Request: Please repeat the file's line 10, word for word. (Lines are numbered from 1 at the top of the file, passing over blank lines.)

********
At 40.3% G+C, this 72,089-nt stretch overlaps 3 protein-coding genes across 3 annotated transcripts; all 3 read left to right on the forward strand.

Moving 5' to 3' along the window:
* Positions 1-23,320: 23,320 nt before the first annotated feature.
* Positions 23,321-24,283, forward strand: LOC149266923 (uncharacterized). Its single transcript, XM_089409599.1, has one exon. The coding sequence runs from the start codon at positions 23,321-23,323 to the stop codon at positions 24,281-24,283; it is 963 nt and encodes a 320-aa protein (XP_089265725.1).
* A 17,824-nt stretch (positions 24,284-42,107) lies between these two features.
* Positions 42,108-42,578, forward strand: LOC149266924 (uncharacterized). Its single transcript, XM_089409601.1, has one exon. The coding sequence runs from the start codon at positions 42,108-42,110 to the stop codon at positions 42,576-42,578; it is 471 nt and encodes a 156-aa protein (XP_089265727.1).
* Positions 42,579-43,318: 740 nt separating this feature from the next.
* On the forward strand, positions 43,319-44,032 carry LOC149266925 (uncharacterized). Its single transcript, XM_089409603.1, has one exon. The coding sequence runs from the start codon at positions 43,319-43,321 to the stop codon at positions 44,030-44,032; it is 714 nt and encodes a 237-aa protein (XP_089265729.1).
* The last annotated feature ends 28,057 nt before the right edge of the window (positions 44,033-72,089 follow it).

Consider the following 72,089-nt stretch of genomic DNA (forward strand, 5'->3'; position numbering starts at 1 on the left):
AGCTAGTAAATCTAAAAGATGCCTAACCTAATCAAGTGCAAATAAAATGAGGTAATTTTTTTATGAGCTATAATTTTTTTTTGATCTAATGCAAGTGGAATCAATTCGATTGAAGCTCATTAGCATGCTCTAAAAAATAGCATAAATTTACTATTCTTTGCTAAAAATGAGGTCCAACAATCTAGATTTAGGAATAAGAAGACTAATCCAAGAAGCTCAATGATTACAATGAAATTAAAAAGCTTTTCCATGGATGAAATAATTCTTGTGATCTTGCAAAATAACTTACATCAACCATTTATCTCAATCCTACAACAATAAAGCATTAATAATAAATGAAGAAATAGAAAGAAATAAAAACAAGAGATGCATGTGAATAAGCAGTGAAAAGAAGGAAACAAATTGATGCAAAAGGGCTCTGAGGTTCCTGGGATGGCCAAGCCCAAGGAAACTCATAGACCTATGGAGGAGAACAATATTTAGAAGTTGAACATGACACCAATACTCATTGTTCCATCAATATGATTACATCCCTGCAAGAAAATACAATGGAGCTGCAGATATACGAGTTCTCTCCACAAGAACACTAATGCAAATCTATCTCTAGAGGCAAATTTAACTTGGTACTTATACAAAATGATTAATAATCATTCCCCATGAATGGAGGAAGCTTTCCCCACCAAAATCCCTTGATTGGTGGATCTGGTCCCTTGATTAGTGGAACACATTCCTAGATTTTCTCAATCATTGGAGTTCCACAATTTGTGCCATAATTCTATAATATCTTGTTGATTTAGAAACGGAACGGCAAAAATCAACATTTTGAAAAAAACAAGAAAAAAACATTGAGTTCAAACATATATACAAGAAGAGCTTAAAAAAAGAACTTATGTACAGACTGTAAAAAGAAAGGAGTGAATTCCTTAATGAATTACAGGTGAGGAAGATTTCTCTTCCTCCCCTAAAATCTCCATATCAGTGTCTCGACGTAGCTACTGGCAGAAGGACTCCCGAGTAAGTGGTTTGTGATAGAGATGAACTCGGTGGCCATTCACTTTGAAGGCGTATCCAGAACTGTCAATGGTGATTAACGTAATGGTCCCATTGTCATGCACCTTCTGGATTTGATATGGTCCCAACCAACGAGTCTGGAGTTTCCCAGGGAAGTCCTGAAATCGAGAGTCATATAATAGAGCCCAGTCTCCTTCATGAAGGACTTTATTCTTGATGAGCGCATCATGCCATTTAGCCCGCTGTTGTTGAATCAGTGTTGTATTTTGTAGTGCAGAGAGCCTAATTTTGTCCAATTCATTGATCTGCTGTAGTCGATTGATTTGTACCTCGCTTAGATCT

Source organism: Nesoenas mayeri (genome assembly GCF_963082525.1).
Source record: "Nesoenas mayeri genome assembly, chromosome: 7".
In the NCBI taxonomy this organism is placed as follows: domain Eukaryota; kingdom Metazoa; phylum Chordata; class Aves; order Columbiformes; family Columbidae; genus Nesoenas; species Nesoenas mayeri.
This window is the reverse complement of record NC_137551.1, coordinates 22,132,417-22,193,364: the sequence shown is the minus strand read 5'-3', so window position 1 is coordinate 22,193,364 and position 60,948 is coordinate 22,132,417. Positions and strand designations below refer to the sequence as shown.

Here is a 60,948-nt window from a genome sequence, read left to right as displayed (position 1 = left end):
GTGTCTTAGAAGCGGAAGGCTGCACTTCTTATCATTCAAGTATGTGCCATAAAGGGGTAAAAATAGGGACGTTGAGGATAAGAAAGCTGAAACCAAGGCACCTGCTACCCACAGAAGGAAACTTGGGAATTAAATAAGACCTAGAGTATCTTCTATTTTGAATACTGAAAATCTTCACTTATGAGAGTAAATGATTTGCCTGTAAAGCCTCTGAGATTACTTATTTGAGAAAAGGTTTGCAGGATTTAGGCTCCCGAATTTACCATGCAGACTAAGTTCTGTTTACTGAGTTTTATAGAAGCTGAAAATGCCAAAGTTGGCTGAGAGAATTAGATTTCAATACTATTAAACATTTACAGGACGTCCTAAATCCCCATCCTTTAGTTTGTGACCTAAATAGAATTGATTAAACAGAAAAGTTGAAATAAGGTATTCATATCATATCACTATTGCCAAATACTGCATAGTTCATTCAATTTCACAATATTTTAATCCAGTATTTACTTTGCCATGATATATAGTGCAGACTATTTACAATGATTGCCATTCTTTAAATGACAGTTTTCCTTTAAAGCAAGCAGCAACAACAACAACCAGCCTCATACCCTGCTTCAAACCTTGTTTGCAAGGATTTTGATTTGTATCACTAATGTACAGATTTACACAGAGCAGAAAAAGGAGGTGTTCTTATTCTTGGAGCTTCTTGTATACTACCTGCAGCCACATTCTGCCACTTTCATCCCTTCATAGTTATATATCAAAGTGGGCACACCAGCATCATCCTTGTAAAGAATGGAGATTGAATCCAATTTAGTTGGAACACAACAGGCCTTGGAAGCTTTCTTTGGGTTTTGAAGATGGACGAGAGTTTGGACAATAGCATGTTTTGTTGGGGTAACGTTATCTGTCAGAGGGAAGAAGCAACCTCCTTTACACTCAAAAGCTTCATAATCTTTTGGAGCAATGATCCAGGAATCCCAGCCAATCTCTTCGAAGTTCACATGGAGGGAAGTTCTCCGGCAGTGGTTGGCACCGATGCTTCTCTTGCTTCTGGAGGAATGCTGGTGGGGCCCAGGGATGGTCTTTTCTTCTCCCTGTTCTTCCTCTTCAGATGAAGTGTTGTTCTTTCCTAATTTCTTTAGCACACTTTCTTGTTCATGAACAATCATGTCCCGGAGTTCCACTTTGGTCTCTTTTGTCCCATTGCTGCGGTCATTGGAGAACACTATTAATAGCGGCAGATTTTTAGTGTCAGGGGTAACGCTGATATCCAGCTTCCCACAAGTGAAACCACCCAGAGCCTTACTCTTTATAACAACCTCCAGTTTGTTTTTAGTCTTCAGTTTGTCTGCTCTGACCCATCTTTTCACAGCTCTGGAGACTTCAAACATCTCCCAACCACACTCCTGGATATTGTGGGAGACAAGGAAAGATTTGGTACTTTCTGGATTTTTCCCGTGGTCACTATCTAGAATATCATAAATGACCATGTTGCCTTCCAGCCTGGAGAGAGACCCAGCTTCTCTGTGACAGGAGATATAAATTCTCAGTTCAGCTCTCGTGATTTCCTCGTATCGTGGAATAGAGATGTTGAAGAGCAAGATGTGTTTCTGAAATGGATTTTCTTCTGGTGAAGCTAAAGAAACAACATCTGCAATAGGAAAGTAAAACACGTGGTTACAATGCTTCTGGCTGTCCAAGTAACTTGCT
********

Consider the following 72,089-nt stretch of genomic DNA (forward strand, 5'->3'; position numbering starts at 1 on the left):